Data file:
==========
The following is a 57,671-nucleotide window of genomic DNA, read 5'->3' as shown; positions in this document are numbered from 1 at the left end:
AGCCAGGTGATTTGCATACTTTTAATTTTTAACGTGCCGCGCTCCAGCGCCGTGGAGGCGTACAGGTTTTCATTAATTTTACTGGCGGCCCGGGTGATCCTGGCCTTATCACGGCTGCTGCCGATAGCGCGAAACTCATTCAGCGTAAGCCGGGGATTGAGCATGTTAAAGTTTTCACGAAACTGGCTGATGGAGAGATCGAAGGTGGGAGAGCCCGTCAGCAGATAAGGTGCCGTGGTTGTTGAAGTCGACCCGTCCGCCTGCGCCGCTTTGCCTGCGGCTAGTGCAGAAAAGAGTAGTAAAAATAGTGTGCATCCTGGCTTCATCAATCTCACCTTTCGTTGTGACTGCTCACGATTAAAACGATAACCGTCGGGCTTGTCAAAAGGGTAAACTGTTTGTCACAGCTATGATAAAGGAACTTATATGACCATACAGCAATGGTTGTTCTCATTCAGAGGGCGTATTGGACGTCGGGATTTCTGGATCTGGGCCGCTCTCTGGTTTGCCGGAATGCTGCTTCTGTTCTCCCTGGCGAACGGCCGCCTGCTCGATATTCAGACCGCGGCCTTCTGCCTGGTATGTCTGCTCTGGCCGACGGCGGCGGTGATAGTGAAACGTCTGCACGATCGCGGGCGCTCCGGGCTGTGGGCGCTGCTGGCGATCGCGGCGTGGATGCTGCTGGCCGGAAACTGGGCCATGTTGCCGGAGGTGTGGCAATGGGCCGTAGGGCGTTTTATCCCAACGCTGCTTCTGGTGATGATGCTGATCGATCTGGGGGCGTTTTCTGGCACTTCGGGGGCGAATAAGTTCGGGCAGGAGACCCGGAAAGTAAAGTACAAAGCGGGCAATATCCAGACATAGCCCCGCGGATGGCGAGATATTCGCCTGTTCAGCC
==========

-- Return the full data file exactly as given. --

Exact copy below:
The following is a 57,671-nucleotide window of genomic DNA, read 5'->3' as shown; positions in this document are numbered from 1 at the left end:
AGCCAGGTGATTTGCATACTTTTAATTTTTAACGTGCCGCGCTCCAGCGCCGTGGAGGCGTACAGGTTTTCATTAATTTTACTGGCGGCCCGGGTGATCCTGGCCTTATCACGGCTGCTGCCGATAGCGCGAAACTCATTCAGCGTAAGCCGGGGATTGAGCATGTTAAAGTTTTCACGAAACTGGCTGATGGAGAGATCGAAGGTGGGAGAGCCCGTCAGCAGATAAGGTGCCGTGGTTGTTGAAGTCGACCCGTCCGCCTGCGCCGCTTTGCCTGCGGCTAGTGCAGAAAAGAGTAGTAAAAATAGTGTGCATCCTGGCTTCATCAATCTCACCTTTCGTTGTGACTGCTCACGATTAAAACGATAACCGTCGGGCTTGTCAAAAGGGTAAACTGTTTGTCACAGCTATGATAAAGGAACTTATATGACCATACAGCAATGGTTGTTCTCATTCAGAGGGCGTATTGGACGTCGGGATTTCTGGATCTGGGCCGCTCTCTGGTTTGCCGGAATGCTGCTTCTGTTCTCCCTGGCGAACGGCCGCCTGCTCGATATTCAGACCGCGGCCTTCTGCCTGGTATGTCTGCTCTGGCCGACGGCGGCGGTGATAGTGAAACGTCTGCACGATCGCGGGCGCTCCGGGCTGTGGGCGCTGCTGGCGATCGCGGCGTGGATGCTGCTGGCCGGAAACTGGGCCATGTTGCCGGAGGTGTGGCAATGGGCCGTAGGGCGTTTTATCCCAACGCTGCTTCTGGTGATGATGCTGATCGATCTGGGGGCGTTTTCTGGCACTTCGGGGGCGAATAAGTTCGGGCAGGAGACCCGGAAAGTAAAGTACAAAGCGGGCAATATCCAGACATAGCCCCGCGGATGGCGAGATATTCGCCTGTTCAGCC